For the press view, there were some parts of the exhibit that weren’t working. The dash to find out where you rated in terms of speed (from pug to greyhound) was on the blink (“The Incredible Dog!). The interactive dog training also wasn’t working properly either, but the Jeopawdy was great fun to play with friends or strangers. You also can test your sense of smell and consider how little humans notice compared to dogs. Learning how the different onomatopoetic words for a dog’s bark is fascinating, particularly considering that the presentations are in both English and Spanish.

While I agree with some of the assessments about dogs, having volunteered for a breed rescue and a local animal shelter in addition to showing successfully in conformation, I have to take exception to the characterization that “responsible breeders” are people who “sell purebred dogs, which tend to be less healthy than mixed breeds.” That’s basically saying that indiscriminate breeding and unplanned pregnancies is better than one’s that are planned with full histories behind the parents. The majority of dogs put down in shelters are mixed breed dogs. According to AnimalShelter.org, that number would be 25 percent are purebred dogs. However, a shelter study by the National Animal Interest Alliance, showed an even lower number: only five percent. With the removal of pitfalls and Chihuahuas, the number drops to 3 percent.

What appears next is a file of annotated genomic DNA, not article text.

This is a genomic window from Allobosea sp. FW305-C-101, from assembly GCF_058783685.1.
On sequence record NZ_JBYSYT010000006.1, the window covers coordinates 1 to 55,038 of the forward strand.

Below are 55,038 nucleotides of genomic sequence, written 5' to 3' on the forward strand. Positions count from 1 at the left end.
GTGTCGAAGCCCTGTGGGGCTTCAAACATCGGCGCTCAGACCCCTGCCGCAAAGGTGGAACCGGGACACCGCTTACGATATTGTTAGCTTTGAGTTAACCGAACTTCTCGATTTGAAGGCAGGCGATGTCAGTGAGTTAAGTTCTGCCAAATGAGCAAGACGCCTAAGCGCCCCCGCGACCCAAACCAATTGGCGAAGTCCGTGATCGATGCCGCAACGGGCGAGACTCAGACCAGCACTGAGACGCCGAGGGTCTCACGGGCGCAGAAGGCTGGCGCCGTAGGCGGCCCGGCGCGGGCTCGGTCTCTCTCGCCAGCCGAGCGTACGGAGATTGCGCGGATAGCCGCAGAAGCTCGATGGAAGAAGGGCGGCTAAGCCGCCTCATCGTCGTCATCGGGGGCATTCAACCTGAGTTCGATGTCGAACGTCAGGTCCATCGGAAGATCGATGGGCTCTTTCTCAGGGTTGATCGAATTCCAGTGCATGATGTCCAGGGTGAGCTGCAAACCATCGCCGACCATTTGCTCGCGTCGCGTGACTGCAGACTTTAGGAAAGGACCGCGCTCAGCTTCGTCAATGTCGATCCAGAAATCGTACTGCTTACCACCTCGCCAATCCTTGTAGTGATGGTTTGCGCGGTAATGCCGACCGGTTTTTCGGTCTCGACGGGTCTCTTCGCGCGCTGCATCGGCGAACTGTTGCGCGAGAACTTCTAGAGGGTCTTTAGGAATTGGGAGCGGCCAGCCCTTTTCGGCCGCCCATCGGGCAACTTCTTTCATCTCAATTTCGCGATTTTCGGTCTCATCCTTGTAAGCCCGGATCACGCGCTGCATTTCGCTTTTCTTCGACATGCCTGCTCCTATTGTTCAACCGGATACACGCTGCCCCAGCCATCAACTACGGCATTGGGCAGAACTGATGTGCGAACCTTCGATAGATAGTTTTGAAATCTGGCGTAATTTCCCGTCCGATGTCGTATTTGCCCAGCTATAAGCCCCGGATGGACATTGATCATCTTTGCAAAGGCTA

The assertion that responsible breeders sell dogs that are less healthy than mixed breed was particularly ironic on a day when the demo dogs were both yellow Labradors as seeing eye service dogs in training. Typically, these dogs are specifically bred for these jobs. Further, the movie “Superpower Dogs” features purebred dogs as well.